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Why Do My Bills Keep Piling Up? 3 Habits That Keep You In Debt

Why Do My Bills Keep Piling Up? 3 Habits That Keep You In Debt
Screengrab from Netflix

If you watched the hit Netflix show “Squid Game,” you would know that behind the survival game premise, the series also has realistic undertones that tackle societal issues. For example, the main reason why the 456 contestants chose to participate in the Games is because many of them were in deep debt, and the Game organizers specifically chose to invite financially vulnerable people who wouldn’t be able to say no. In fact, the Game’s driving factor for the contestants to keep killing each other off is—surprise!—money. 

While there is no “Squid Game” in real life, the parallels of the plot to real people and situations are apparent: the VIPs and organizers could easily be the loan sharks that take advantage of individuals who are in extreme financial distress, leading them to get into even more debt. The desperation that drove the Game’s contestants to take a chance until the end is the situation of many individuals IRL, because sometimes, lives are on the line.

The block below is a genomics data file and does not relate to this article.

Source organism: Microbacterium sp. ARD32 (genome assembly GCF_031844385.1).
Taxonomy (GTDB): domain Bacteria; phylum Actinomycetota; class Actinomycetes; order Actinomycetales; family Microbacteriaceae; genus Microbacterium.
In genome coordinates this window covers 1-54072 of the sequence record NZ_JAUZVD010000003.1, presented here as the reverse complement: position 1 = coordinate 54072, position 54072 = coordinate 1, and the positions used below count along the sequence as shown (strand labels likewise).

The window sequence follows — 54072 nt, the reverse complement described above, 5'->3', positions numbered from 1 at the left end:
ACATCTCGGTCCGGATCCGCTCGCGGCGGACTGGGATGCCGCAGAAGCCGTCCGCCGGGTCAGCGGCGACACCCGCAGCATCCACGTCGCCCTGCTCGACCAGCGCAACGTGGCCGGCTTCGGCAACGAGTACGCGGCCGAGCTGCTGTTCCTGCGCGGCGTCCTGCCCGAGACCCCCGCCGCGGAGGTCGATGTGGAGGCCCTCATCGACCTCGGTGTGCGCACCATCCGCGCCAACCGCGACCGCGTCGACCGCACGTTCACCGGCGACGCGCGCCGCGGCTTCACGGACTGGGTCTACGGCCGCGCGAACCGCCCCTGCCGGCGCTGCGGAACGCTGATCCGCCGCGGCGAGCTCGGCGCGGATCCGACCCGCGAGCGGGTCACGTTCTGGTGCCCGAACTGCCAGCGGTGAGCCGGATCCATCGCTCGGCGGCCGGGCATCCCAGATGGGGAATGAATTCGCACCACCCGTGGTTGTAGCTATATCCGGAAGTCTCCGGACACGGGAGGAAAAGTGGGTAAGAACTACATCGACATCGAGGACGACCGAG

In ”Squid Game,” the main character Seong Gi Hun is a gambling addict. In real life, there are different reasons why one may find himself in debt. 

Why we resort to utang

According to financial wealth coach and investment consultant Chriselle Soco, having trouble making ends meet is one of the main reasons why we resort to debts or utang. 

“According to a survey by the World Bank in collaboration with the Bangko Sentral ng Pilipinas (BSP), the majority of respondents identify lack of income as the main reason for running short of money for basic necessities, which oftentimes result into debts,” she shares in an interview with “Other factors as to why individuals go into debt is poor money management wherein people do not develop the habit of tracking and budgeting their income.”